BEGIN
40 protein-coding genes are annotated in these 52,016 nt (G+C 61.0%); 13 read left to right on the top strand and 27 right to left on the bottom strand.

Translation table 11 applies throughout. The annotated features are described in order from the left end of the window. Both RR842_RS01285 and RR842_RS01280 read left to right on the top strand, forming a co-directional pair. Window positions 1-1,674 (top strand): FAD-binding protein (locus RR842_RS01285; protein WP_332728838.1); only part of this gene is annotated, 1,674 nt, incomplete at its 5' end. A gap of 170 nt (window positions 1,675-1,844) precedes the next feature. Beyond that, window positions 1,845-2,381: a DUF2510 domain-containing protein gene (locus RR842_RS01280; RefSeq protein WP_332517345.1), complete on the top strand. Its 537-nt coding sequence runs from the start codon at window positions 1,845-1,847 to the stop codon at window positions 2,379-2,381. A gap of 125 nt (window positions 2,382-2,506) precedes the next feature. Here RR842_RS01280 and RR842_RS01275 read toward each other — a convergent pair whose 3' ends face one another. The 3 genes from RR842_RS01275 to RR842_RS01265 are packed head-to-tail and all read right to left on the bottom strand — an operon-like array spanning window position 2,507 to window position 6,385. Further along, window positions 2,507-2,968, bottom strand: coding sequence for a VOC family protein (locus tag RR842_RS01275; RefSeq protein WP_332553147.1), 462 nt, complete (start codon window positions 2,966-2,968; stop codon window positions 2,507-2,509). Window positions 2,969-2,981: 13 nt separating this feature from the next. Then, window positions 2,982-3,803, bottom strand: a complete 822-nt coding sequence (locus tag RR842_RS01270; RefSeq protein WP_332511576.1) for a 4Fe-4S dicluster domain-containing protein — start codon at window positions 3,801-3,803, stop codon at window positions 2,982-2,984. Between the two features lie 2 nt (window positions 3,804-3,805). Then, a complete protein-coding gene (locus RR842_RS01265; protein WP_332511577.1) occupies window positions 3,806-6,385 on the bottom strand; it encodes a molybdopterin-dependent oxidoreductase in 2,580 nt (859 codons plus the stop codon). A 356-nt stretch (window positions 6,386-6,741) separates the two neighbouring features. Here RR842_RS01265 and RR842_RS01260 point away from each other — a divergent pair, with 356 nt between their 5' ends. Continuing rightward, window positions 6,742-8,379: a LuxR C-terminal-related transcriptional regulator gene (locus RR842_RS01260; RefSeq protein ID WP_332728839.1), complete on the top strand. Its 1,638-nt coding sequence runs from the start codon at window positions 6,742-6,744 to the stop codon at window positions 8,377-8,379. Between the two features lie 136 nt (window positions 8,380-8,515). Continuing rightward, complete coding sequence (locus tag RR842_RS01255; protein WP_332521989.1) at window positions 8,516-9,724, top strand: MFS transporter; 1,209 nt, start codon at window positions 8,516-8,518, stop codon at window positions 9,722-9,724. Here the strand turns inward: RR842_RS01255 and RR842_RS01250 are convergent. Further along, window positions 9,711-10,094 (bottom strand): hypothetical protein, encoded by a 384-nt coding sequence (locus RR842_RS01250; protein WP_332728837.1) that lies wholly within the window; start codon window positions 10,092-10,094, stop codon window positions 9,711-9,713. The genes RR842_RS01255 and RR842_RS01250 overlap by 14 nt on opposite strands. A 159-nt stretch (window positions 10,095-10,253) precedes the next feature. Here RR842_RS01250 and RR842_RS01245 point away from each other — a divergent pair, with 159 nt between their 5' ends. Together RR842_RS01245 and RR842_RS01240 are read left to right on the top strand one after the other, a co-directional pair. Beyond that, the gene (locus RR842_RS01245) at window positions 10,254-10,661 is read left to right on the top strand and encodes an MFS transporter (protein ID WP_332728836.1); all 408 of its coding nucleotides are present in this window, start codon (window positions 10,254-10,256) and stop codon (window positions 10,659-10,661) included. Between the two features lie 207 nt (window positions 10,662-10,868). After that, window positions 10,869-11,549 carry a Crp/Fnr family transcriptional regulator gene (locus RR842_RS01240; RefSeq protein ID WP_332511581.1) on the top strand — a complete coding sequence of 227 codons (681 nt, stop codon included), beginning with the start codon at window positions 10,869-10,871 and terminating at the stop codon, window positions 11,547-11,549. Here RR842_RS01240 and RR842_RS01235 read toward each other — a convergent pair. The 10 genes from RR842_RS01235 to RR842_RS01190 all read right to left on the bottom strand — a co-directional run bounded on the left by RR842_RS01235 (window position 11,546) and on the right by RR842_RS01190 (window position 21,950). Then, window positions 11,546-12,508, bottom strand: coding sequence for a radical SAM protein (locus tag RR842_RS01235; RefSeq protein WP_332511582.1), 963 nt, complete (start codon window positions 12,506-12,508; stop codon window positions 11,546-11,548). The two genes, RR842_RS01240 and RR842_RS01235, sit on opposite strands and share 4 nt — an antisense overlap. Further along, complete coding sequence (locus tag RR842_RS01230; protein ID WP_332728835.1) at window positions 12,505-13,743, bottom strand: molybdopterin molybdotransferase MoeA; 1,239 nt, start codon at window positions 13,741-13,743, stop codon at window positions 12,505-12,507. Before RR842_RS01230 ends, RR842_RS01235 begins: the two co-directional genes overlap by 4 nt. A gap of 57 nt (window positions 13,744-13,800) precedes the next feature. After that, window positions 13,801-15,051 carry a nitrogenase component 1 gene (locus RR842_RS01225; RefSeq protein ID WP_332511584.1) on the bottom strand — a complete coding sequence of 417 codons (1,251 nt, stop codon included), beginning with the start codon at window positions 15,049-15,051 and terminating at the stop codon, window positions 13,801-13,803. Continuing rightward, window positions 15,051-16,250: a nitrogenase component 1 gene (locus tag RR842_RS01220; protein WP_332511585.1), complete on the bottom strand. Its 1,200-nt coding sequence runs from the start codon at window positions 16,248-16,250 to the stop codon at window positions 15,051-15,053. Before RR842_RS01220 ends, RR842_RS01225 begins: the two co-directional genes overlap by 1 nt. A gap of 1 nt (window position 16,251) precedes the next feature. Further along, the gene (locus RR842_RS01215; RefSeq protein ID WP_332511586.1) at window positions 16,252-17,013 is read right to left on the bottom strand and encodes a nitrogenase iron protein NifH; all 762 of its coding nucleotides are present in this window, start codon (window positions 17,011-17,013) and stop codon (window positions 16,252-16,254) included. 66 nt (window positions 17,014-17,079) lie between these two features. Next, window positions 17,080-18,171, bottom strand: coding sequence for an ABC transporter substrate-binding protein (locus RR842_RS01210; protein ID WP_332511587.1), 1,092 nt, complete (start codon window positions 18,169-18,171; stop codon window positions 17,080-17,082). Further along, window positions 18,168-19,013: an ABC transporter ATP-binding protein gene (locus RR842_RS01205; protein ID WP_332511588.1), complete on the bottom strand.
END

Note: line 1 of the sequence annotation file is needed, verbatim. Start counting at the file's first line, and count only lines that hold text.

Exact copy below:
40 protein-coding genes are annotated in these 52,016 nt (G+C 61.0%); 13 read left to right on the top strand and 27 right to left on the bottom strand.